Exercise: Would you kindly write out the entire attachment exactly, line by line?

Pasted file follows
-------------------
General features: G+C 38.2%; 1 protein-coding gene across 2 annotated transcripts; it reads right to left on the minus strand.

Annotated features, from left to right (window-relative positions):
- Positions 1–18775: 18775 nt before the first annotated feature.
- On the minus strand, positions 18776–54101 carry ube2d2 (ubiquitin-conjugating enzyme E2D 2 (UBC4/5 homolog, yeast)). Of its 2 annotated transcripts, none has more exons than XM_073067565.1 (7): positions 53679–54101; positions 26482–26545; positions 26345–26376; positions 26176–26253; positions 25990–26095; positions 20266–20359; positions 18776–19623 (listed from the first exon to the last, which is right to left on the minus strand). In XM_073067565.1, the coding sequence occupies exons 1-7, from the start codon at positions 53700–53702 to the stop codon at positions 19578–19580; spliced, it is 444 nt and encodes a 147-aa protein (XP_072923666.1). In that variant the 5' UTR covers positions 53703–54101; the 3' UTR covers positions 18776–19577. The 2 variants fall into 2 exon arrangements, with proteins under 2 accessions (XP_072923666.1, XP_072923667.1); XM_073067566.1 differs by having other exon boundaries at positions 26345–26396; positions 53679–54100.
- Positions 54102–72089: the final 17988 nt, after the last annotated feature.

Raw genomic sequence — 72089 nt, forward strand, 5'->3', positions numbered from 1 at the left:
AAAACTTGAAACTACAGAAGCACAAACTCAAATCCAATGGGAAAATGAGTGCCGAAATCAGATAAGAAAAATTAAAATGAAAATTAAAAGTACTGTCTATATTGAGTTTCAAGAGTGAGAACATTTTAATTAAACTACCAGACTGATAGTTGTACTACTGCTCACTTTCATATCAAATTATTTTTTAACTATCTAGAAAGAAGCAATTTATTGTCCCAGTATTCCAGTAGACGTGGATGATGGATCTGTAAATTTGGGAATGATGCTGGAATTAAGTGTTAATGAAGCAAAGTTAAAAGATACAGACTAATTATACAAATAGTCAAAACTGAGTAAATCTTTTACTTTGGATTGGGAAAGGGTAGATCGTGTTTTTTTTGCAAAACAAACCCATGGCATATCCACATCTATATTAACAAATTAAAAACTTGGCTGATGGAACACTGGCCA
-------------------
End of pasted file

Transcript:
General features: G+C 38.2%; 1 protein-coding gene across 2 annotated transcripts; it reads right to left on the minus strand.

Annotated features, from left to right (window-relative positions):
- Positions 1–18775: 18775 nt before the first annotated feature.
- On the minus strand, positions 18776–54101 carry ube2d2 (ubiquitin-conjugating enzyme E2D 2 (UBC4/5 homolog, yeast)). Of its 2 annotated transcripts, none has more exons than XM_073067565.1 (7): positions 53679–54101; positions 26482–26545; positions 26345–26376; positions 26176–26253; positions 25990–26095; positions 20266–20359; positions 18776–19623 (listed from the first exon to the last, which is right to left on the minus strand). In XM_073067565.1, the coding sequence occupies exons 1-7, from the start codon at positions 53700–53702 to the stop codon at positions 19578–19580; spliced, it is 444 nt and encodes a 147-aa protein (XP_072923666.1). In that variant the 5' UTR covers positions 53703–54101; the 3' UTR covers positions 18776–19577. The 2 variants fall into 2 exon arrangements, with proteins under 2 accessions (XP_072923666.1, XP_072923667.1); XM_073067566.1 differs by having other exon boundaries at positions 26345–26396; positions 53679–54100.
- Positions 54102–72089: the final 17988 nt, after the last annotated feature.

Raw genomic sequence — 72089 nt, forward strand, 5'->3', positions numbered from 1 at the left:
AAAACTTGAAACTACAGAAGCACAAACTCAAATCCAATGGGAAAATGAGTGCCGAAATCAGATAAGAAAAATTAAAATGAAAATTAAAAGTACTGTCTATATTGAGTTTCAAGAGTGAGAACATTTTAATTAAACTACCAGACTGATAGTTGTACTACTGCTCACTTTCATATCAAATTATTTTTTAACTATCTAGAAAGAAGCAATTTATTGTCCCAGTATTCCAGTAGACGTGGATGATGGATCTGTAAATTTGGGAATGATGCTGGAATTAAGTGTTAATGAAGCAAAGTTAAAAGATACAGACTAATTATACAAATAGTCAAAACTGAGTAAATCTTTTACTTTGGATTGGGAAAGGGTAGATCGTGTTTTTTTTGCAAAACAAACCCATGGCATATCCACATCTATATTAACAAATTAAAAACTTGGCTGATGGAACACTGGCCA